Welcome to the North American Subaru Impreza Owners Club Friday December 26, 2014
Home Forums WikiNASIOC Products Store Modifications Upgrade Garage
Click here to visit TireRack
Brakes & Suspension Forum sponsored by The Tire Rack

Losing traction? Need new tires?
Click here to visit the NASIOC Upgrade Garage...
Here you can view your subscribed threads, work with private messages and edit your profile and preferences Home Registration is free! Visit the NASIOC Store NASIOC Rules Search Find other members Frequently Asked Questions Calendar Archive NASIOC Upgrade Garage Logout
Go Back   NASIOC > NASIOC Technical > Brakes, Steering & Suspension

Welcome to NASIOC - The world's largest online community for Subaru enthusiasts!
Welcome to the NASIOC.com Subaru forum.

You are currently viewing our forum as a guest, which gives you limited access to view most discussions and access our other features. By joining our community, free of charge, you will have access to post topics, communicate privately with other members (PM), respond to polls, upload content and access many other special features. Registration is free, fast and simple, so please join our community today!

If you have any problems with the registration process or your account login, please contact us.
* Registered users of the site do not see these ads.
Reply
 
Thread Tools Display Modes
Old 05-16-2007, 03:05 AM   #1
stretchsje
Scooby Newbie
 
Member#: 107389
Join Date: Feb 2006
Chapter/Region: TXIC
Vehicle:
2014 Honda Odyssey

Default How to choose your own spring rates (and get the spring frequencies correct)

I made a spring frequency calculator in Excel. Unlike anything else I've seen out there, this automatically selects a rear spring rate so that the spring frequency in the rear is appropriately higher based on the vehicle speed you want to optimize for. From there, one would dial in over or understeer using sway bars as needed.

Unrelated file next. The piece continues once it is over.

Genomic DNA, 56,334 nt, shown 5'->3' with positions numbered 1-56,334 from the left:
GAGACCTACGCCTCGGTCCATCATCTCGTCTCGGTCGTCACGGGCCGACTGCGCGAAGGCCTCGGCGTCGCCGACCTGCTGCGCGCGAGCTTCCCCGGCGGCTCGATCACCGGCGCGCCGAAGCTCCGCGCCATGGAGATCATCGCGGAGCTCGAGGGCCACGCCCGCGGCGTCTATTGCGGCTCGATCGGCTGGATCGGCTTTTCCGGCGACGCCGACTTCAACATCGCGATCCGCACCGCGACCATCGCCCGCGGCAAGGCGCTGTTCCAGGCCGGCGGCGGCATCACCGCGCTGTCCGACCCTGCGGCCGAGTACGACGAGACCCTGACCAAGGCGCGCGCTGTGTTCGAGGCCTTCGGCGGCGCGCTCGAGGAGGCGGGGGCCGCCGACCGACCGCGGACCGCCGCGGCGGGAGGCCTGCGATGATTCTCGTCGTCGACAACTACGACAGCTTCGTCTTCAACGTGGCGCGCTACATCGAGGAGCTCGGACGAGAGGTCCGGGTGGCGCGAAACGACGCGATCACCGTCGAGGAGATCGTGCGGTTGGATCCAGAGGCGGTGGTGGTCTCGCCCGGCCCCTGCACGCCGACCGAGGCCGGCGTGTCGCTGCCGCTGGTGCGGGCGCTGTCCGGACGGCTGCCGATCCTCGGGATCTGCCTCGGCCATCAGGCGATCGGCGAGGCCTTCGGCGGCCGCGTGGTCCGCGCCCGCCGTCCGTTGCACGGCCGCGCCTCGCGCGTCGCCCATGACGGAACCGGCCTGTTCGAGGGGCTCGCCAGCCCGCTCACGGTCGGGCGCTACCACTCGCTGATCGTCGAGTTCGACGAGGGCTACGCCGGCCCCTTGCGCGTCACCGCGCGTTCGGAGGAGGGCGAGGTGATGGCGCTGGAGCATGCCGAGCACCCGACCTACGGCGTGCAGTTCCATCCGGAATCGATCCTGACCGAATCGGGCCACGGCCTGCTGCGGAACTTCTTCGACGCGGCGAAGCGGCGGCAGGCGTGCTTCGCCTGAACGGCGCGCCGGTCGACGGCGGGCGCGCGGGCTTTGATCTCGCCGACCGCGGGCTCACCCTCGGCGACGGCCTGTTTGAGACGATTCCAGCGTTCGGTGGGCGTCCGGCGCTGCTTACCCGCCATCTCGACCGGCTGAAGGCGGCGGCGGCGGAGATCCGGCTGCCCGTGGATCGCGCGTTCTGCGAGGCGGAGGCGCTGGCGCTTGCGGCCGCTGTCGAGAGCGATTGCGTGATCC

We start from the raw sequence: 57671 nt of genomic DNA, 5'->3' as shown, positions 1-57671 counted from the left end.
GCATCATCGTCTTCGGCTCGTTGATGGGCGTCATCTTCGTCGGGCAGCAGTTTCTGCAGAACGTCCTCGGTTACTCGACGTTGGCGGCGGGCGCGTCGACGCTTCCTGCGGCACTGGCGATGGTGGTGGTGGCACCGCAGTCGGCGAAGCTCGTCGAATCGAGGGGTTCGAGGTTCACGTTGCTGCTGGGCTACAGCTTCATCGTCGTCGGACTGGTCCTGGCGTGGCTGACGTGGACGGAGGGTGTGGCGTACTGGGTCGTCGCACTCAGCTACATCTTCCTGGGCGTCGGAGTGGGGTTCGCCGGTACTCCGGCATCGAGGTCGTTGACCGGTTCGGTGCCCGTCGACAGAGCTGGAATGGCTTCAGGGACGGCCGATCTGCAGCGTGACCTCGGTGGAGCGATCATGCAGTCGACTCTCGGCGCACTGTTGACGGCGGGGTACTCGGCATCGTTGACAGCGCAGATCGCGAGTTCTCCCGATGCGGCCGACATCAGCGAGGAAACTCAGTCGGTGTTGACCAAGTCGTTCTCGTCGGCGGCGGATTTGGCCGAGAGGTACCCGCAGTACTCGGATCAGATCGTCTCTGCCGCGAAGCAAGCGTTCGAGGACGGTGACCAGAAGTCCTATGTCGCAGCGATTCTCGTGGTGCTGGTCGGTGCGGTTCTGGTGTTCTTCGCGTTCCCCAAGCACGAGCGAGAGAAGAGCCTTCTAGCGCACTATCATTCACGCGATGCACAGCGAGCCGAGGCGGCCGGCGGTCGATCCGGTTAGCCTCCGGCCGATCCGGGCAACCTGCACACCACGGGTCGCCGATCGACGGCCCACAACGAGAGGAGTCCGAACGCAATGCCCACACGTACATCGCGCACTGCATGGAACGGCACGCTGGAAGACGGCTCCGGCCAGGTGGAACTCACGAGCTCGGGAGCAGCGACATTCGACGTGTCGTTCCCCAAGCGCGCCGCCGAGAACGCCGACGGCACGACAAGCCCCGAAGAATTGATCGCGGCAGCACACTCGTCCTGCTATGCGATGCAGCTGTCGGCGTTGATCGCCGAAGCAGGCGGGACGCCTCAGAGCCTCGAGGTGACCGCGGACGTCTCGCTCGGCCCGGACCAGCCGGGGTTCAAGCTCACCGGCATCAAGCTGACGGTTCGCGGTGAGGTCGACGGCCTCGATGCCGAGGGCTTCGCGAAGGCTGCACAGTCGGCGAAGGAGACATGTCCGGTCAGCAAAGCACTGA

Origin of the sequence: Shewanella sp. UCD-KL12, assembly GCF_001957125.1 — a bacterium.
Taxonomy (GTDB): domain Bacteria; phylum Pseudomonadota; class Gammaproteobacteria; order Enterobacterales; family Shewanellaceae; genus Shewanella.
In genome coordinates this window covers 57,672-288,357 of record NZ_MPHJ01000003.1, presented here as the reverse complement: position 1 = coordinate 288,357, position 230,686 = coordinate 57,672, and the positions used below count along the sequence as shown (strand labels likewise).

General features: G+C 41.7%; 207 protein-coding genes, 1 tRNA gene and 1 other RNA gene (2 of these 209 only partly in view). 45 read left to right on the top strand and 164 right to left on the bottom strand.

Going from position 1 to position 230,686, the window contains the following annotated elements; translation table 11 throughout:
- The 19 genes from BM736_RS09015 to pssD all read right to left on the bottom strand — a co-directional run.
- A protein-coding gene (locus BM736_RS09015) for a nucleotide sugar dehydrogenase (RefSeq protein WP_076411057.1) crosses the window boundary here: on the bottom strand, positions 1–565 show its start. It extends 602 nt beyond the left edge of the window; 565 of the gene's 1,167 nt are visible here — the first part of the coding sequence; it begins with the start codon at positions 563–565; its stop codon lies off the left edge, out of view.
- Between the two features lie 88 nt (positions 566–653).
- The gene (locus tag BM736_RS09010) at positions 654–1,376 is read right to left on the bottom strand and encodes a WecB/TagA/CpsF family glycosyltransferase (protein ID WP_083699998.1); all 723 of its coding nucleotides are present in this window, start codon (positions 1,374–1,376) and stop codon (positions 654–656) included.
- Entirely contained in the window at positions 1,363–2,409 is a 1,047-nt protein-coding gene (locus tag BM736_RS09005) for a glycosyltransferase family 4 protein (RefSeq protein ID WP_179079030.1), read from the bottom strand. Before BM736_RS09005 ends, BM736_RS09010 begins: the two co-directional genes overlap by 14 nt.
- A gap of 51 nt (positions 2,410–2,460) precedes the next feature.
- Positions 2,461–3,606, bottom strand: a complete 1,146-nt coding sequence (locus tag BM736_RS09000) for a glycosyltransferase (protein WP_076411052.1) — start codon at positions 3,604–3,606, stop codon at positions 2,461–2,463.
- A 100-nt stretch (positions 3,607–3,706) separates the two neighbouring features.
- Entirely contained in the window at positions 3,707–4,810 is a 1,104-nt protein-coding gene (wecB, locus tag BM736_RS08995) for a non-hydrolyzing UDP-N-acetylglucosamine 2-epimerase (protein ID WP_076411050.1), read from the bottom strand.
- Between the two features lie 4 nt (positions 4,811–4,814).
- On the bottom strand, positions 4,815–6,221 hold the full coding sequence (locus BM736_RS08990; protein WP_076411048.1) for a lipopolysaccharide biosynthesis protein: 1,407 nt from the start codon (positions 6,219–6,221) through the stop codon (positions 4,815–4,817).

You pick the front spring rate according to the ride comfort you would like- use the calculated spring frequency as a guideline here. Generally speaking, you'll want the front spring frequency to be around 1.0-1.2 for a family sedan, 1.5-1.7 for a sports car, and 2.0-2.2 for a race car.

Download the spreadsheet: http://putstuff.putfile.com/79647/6261372

For more reading on spring frequency selection, I recommend this: http://www.optimumg.com/techtips/Spr...Tech_Tip_1.pdf
Another good link: http://www.wincom.net/trog/autocross_secrets5.html
Yet another: http://www.smithees-racetech.com.au/...cefactors.html

I'm not suggesting this calculation is smarter than human trial and error since it certainly cannot account for other limitations or circumstances on the car. It just follows the guidelines taught at the above links, so read them to understand this calculation. The default values in the spreadsheet are for an STI; we see the rear spring rate is optimized for a "flat" ride at 70mph.

Anyway, let me know what you think! The subject of spring frequencies is certainly one that is wide open for discussion.
* Registered users of the site do not see these ads.